”Fathers*, do not exasperate your children; instead, bring them up in the training and instruction of the Lord.”
New International Version
[Trigger warning: child sexual abuse and rape, rape culture.]
If you had told me thirteen years ago, that I would become a Christian blogger, and counter-culture activist I would have laughed you right out-of-town. If you also told me that in my thirtieth year, I would come to a profound realization that I am almost exactly like my father, I would have knocked you out. Why? Because the comparison isn’t kind.
For lack of a better term, my father was an a______, and before you start e-mailing me keep in mind the man’s favorite song was Dennis Leary’s I’m An A______. For my old man, the word wasn’t an insult, but a badge of honor, and it was true. Until his death at age forty-nine, from an aggressive form of leukemia, my father was an abusive and psychotic a______.
For the first twenty years of my life, I watched him turn my mother – a former Sergeant in the U.S. Army – into a broken shell of a woman. To give you an example, when I was ten I watched my old man take a hot poker, and purposely burn my mother on her legs.
Ironically, the level of violence he displayed in his forties was mellow compared to that of his twenties. My father was married several years prior to his relationship with my mother. According to his close personal friends, he was so abusive to his first wife than in desperation she lied about the parentage of their son. To get him to leave, she claimed that my half-brother was the product of an affair with a guy who owned a nearby bar. In retaliation, following a disastrous confrontation with the other man in question, he drove back to the trailer where they lived, and tried to burn her and his son alive in a fire he deliberately set.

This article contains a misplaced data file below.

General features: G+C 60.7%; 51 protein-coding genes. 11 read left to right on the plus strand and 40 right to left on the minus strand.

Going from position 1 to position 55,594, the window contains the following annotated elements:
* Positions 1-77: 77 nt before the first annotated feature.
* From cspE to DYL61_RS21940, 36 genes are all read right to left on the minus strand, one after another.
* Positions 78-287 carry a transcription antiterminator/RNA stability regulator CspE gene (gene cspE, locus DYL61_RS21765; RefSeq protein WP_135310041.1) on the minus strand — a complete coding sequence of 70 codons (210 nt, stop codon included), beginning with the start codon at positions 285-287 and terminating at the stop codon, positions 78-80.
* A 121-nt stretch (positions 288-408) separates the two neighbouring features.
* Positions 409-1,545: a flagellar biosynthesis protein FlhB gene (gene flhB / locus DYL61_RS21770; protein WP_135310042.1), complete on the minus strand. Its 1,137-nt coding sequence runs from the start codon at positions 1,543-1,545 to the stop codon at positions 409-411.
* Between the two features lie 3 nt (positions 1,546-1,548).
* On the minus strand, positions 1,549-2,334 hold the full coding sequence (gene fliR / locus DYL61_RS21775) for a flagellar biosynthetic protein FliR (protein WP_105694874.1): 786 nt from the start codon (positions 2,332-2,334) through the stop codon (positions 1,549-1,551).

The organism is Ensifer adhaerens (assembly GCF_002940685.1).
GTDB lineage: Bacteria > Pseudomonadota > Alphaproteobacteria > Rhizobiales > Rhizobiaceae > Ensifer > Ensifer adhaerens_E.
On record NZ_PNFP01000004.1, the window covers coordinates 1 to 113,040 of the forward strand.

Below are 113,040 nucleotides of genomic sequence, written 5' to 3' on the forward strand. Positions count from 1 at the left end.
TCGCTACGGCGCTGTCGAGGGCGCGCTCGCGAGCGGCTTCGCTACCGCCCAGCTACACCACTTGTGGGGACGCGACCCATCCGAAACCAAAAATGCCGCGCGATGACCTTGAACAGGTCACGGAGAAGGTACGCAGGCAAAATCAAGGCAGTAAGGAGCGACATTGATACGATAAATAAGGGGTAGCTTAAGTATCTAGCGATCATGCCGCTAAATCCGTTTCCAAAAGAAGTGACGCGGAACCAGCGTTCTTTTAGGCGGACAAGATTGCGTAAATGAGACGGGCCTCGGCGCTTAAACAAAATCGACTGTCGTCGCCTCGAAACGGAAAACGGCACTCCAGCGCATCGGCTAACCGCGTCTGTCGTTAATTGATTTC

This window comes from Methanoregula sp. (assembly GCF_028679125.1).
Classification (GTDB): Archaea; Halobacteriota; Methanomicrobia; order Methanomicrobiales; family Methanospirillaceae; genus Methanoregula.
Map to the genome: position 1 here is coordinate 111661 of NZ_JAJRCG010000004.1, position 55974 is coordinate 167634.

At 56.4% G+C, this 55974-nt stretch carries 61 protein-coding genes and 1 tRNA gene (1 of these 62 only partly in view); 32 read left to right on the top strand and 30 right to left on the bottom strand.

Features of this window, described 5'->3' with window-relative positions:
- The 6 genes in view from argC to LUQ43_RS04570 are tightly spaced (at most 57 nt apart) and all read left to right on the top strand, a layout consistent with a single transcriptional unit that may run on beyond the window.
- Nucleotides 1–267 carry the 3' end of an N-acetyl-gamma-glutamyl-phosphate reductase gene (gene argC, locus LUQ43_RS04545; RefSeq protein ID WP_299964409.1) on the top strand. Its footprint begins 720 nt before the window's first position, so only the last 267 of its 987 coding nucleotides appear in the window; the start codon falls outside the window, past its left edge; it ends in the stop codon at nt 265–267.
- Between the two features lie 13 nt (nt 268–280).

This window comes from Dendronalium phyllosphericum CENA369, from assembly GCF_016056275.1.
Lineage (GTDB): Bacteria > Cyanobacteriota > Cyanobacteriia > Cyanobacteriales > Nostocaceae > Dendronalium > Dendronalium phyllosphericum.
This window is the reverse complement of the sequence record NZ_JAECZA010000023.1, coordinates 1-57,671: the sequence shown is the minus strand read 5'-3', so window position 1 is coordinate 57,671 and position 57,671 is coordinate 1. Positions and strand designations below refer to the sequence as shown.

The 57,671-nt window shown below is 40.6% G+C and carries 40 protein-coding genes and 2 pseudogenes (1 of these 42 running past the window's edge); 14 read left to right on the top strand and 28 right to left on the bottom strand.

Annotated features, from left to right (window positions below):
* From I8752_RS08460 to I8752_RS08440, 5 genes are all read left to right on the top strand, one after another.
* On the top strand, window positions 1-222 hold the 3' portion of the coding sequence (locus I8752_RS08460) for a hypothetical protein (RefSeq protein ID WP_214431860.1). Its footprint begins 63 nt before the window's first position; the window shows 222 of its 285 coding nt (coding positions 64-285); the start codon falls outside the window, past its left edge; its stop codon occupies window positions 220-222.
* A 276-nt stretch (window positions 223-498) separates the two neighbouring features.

Fortunately, they survived.
Following his divorce, my father moved to Alaska where he met my mother, and started a twenty-two year nightmare. In the years I spent living in that house, I watched every form of abuse imaginable. I saw my mother beaten, and worse during the first two decades of my life. I know someone out there is thinking, “Why the hell didn’t she just leave?”
For one, my father had isolated my mother from friends and immediate family. We lived fifty miles outside of Anchorage in a rural part of the Matanuska-Susitna Valley. The fastest response you could expect from the State Troopers – we were outside the jurisdiction of the Wasilla Police Department – was forty-five minutes to two hours, and that was on a good day. The one time she tried, my father ripped off her clothes, and locked her outside for nearly thirty minutes in the middle of January.
The temperature that night was -18F.
Without a license, my mother was unable to drive, and also didn’t know how. For eleven years we didn’t have a phone, and that was purposeful. Once, during a violent fight my mother had tried to call the police, and my father jerked the cord out of the wall. The next day he went outside, and cut the line off of the house clear back to the pole. It wasn’t until I was thirteen that he had a new one run to the house, and that was because at that point he no longer had to worry about my mother calling the police after a beating.
Isolation made my extroverted mother psychologically weak, and pushed her into a severe depression. Eventually, she started to become delusional to the point that her mental health lapsed, and she began suffering the effects of Dissociative Identity Disorder. This condition had plagued my mother in her youth, but had gone into remission following counseling and treatment while in the military. My father later admitted that he had purposely engaged in a campaign of psychological warfare in order to cause her to dissociate, and re-splinter into multiple personalities. Why?
Because he didn’t want me to love her more than him.
One would think, after hearing some of the highlights of my youth, that I hate my father, but I don’t. instead, I see a man who was the victim of a series of grievous sins, and a perfect example of what can happen when you repay evil with evil. This summer, I took some time to dig into some of the rumors about the paternal side of my family. What I found, was an explanation was to what happened to turn an innocent kid who liked to play baseball and study chemistry into an animal.
Humans create their monsters, and we create them through sin.
My father was repeatedly molested by an older woman who was a friend of his family. When the truth came out, because the parties involved were people with social standing, money exchanged hands, and the whole thing was swept under the rug. In the meantime, the abuse continued for another two years until my father was thirteen.